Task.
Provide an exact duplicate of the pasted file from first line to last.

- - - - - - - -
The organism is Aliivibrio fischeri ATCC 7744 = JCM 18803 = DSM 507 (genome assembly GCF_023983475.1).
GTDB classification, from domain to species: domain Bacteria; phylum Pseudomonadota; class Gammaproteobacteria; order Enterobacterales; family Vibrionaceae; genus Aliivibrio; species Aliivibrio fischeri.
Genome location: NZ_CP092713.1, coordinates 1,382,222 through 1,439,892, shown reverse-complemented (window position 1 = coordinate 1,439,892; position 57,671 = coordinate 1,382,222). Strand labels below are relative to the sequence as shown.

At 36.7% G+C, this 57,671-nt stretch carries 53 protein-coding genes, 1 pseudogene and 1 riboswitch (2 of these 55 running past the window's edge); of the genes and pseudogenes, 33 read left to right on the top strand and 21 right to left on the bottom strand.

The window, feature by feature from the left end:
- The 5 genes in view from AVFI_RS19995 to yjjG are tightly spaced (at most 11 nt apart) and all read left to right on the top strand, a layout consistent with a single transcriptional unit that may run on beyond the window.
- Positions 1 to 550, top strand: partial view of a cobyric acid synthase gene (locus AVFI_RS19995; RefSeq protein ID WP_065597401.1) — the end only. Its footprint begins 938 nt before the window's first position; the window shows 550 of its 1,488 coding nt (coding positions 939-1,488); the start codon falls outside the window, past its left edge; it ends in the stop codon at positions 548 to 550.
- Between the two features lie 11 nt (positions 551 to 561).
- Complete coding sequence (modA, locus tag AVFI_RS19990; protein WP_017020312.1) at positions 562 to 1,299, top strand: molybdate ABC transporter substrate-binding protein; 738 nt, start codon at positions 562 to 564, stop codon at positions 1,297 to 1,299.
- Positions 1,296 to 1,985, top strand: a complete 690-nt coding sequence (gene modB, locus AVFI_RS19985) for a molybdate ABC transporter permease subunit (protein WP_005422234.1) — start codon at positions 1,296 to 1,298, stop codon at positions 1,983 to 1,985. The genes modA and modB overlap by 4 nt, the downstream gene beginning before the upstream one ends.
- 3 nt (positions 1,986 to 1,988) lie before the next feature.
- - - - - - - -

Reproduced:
The organism is Aliivibrio fischeri ATCC 7744 = JCM 18803 = DSM 507 (genome assembly GCF_023983475.1).
GTDB classification, from domain to species: domain Bacteria; phylum Pseudomonadota; class Gammaproteobacteria; order Enterobacterales; family Vibrionaceae; genus Aliivibrio; species Aliivibrio fischeri.
Genome location: NZ_CP092713.1, coordinates 1,382,222 through 1,439,892, shown reverse-complemented (window position 1 = coordinate 1,439,892; position 57,671 = coordinate 1,382,222). Strand labels below are relative to the sequence as shown.

At 36.7% G+C, this 57,671-nt stretch carries 53 protein-coding genes, 1 pseudogene and 1 riboswitch (2 of these 55 running past the window's edge); of the genes and pseudogenes, 33 read left to right on the top strand and 21 right to left on the bottom strand.

The window, feature by feature from the left end:
- The 5 genes in view from AVFI_RS19995 to yjjG are tightly spaced (at most 11 nt apart) and all read left to right on the top strand, a layout consistent with a single transcriptional unit that may run on beyond the window.
- Positions 1 to 550, top strand: partial view of a cobyric acid synthase gene (locus AVFI_RS19995; RefSeq protein ID WP_065597401.1) — the end only. Its footprint begins 938 nt before the window's first position; the window shows 550 of its 1,488 coding nt (coding positions 939-1,488); the start codon falls outside the window, past its left edge; it ends in the stop codon at positions 548 to 550.
- Between the two features lie 11 nt (positions 551 to 561).
- Complete coding sequence (modA, locus tag AVFI_RS19990; protein WP_017020312.1) at positions 562 to 1,299, top strand: molybdate ABC transporter substrate-binding protein; 738 nt, start codon at positions 562 to 564, stop codon at positions 1,297 to 1,299.
- Positions 1,296 to 1,985, top strand: a complete 690-nt coding sequence (gene modB, locus AVFI_RS19985) for a molybdate ABC transporter permease subunit (protein WP_005422234.1) — start codon at positions 1,296 to 1,298, stop codon at positions 1,983 to 1,985. The genes modA and modB overlap by 4 nt, the downstream gene beginning before the upstream one ends.
- 3 nt (positions 1,986 to 1,988) lie before the next feature.